After the Training Glow


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[T]he first day the café opened, everything was perfect. The grinder was dialed in, the machine sparkled, and the baristas were ready. They’d finished attending a comprehensive training program that included classes on basic coffee knowledge, espresso, and how to make drinks efficiently in a high-speed coffee shop.

As the time to unlock the doors approached, there was a buzz of excitement in the room. Here was a group of young people who could handle anything thrown at them. Mochas? Bring them on! Lattes? How many? With a smile and a tamper, they were ready to conquer the world.

The clock hit 6:30 a.m. and the doors to the little café were unlocked. It was finally time to put their training to use. No more rehearsals. No more lattes no one would actually drink.

Unfortunately, the new baristas’ exuberance for the coffee-making profession waned dramatically after the first hour. Question after question, order after order, they heard things they weren’t ready to deal with.

“I’d like a sixteen-ounce, extra hot latte with soy milk and two pumps of vanilla syrup. Exactly 190 degrees, please. Oh, and pour two Splendas in at the end, but don’t stir it. Also only three-quarters full.”

“One large milky way, please. With whipped cream. On the side.”

“Do you guys do flat whites? I did a semester abroad in Australia, and now I have to have them.”

“What is the variety of this coffee? I usually only like heirloom varietals like bourbon, but I’ve had a typica or two that I’ve enjoyed.”

I have both attended and performed trainings that felt remarkably inadequate at preparing students for the reality of running a coffee shop when it was actually time to be a barista.

The orders and questions above, and myriad others like them, heard every day by baristas around the country who feel quite ill prepared to address them. And how do you address them in trainings that are necessarily limited in scope? Well, you just can’t. It’s impossible to teach or learn how to answer every question you will see in a café environment.

(Photo above: Cory Eldridge. Photo at top: Vicky Gu.)

One of the great limitations in training programs is they can’t imbue their students with experience, which is ultimately one of the most important attributes a barista can have. Experience comes with time and practice, which—inconveniently—takes time.

All of which calls into question everything I’ve written in this series over the last fourteen months. If training doesn’t get me where I need to be to successfully operate a coffee shop, why do I need to invest my time and energy in it? Why not just figure it out as I go?

Think of coffee like music. When you are first trained to play an instrument, you learn how to produce all the different notes, and then learn how to string those notes together to create musical phrases, melodies, and harmonies. You’re taught to identify scales, rests, and the various Italian words that instruct you in the production of an actual song.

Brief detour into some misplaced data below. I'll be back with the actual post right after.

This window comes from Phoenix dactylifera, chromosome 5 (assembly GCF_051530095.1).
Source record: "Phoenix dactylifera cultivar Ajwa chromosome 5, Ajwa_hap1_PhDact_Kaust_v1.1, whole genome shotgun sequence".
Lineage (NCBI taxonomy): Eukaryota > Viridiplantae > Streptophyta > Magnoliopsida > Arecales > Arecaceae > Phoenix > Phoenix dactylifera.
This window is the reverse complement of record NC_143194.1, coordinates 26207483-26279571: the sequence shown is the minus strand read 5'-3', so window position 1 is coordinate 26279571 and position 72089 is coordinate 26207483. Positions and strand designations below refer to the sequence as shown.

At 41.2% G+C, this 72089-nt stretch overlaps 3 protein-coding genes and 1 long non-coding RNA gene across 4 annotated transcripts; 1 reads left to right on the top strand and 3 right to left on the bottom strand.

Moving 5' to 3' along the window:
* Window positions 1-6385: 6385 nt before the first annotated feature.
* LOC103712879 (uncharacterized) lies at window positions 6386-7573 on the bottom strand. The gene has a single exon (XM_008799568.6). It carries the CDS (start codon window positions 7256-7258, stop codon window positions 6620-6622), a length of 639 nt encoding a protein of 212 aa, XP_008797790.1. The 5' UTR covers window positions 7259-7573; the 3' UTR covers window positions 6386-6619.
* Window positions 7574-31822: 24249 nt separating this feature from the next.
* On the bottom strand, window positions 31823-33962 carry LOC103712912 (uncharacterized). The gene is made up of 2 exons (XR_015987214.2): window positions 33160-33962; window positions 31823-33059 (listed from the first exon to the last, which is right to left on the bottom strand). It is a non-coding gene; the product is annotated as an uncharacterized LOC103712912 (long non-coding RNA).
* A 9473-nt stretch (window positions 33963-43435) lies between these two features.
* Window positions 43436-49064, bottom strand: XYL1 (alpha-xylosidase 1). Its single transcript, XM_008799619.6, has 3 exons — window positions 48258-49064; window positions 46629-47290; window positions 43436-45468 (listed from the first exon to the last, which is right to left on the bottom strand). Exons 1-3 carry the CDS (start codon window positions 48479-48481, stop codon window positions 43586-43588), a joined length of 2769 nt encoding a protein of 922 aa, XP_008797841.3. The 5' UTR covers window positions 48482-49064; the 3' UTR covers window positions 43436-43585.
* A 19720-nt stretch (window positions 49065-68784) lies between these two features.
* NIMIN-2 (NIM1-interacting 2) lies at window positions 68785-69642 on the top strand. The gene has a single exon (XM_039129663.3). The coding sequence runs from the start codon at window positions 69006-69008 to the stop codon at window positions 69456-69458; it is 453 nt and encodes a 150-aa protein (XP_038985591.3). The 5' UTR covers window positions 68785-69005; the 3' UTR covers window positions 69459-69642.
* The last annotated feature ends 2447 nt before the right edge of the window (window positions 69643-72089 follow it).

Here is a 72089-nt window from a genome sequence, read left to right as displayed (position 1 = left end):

After you’ve been trained in all of that, though, it takes practice to learn it, to be able to implement it. Training shows you what to play and how to play it. Practice takes that knowledge and—through repetition and continued guidance—makes it work in the real world. It hones and refines the training. It identifies bad habits and corrects them. It takes you from playing a simple ditty from memory to playing a new piece well on first sight.

Training shows you what to play and how to play it. Practice takes that knowledge and—through repetition and continued guidance—makes it work in the real world.

Espresso, much like music, requires very specific training to even have a chance at being successful. Training teaches you to produce the extraction of coffee and texture of milk, and then how to marry those two things to create lattes, cappuccinos, and every drink imaginable. You’re taught to identify issues with extraction and steaming, and the various Italian words that make up the names of most drinks you’ll make.
It doesn’t mean you’re ready to produce perfect drinks during a morning rush.

Practice, then, is the next step in making a successful barista. The training starts them off on the right path, and can be used to gently maintain them on that path when they start to veer off of it. Practice is the difference between acceptable baristas and extraordinary ones. Practice is the difference between ambivalent customers and brand evangelists.

With practice comes experience, and experience guides us through questions, orders, and encounters with customers we’ve never had before. I may not have heard of the colloquialism a customer calls his favorite beverage, but I’m practiced enough in my craft that I know what to ask him to get the information I need to make the best version of that drink he’s ever tasted. That’s not to brag—most baristas who have taken the time and put in the practice to excel at their profession can do exactly the same thing.

There are those two words again: time and practice. Training is an investment that puts you on the path to success. Practice is an investment that keeps you there. If you own a shop, train your staff and encourage them to practice. If you’re a barista, seek out knowledge and then practice.

I promise it’s worth it.

Nathanael May is the director of coffee at Portland Roasting Coffee.

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